I’ve been upgrading our internal Office Communication system to the new Lync 2010 environment. Everything I had been reading showed the two servers can run side-by-side, albeit with different pools created. Running side-by-side allows for easy testing and migration rather than switching everyone over and hoping it works. Unfortunately, what I didn’t realize was the two servers use some of the same database names. While Microsoft has documented this, you have to dig a little through the documentation to find it.

I discovered this travesty soon after I hit the magic “go” button. This button (also known as “Publish topology”) started the deployment of the Central Management Store into my SQL instance. This process involves taking existing databases and placing them into restricted mode. Then the installer attempts to drop the database and recreate it. Since these were OCS R2 databases, however, the Lync installer had problems recreating over the existing table layout. The whole process choked, leaving the databases in a funky, inconsistent, restricted state and communicator non-functional. I was able to connect as ‘sa’ and remove the restriction, but the databases were pretty much a lost cause. Restoring from the previous night’s backup allowed everyone get back online.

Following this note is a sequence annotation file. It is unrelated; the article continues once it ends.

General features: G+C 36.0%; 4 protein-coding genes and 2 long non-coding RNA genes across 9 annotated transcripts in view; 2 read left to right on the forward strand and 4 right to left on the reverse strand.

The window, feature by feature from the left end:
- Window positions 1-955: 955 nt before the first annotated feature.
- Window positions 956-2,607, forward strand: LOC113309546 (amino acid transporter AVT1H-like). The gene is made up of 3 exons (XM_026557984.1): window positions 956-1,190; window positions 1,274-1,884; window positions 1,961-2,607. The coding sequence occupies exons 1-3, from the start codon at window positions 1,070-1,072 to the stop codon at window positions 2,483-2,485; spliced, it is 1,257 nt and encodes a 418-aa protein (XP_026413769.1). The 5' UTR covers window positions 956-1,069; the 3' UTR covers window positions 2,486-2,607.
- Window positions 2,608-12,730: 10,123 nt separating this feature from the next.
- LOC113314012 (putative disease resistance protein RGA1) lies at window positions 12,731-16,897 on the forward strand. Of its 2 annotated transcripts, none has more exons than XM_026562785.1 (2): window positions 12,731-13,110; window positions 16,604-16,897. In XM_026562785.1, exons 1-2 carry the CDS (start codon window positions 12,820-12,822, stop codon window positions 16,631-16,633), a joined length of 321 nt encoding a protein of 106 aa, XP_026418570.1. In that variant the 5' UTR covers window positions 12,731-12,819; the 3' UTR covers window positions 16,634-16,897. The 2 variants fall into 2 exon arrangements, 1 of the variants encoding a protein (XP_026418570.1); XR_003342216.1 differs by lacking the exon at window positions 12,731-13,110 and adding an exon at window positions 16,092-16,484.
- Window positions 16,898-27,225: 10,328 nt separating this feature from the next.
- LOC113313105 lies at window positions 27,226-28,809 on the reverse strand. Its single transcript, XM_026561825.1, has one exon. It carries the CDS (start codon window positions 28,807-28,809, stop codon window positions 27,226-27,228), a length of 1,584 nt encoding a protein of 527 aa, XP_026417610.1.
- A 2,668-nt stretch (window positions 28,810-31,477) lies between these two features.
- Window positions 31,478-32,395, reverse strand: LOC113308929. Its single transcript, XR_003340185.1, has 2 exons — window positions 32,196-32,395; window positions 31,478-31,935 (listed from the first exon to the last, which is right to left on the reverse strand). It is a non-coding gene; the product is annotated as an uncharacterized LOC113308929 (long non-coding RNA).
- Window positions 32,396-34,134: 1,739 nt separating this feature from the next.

Moral of the story: Here’s yet another Microsoft product that does not warn you before dropping databases. Be wary when installing applications that automatically set up databases as part of the installation procedure.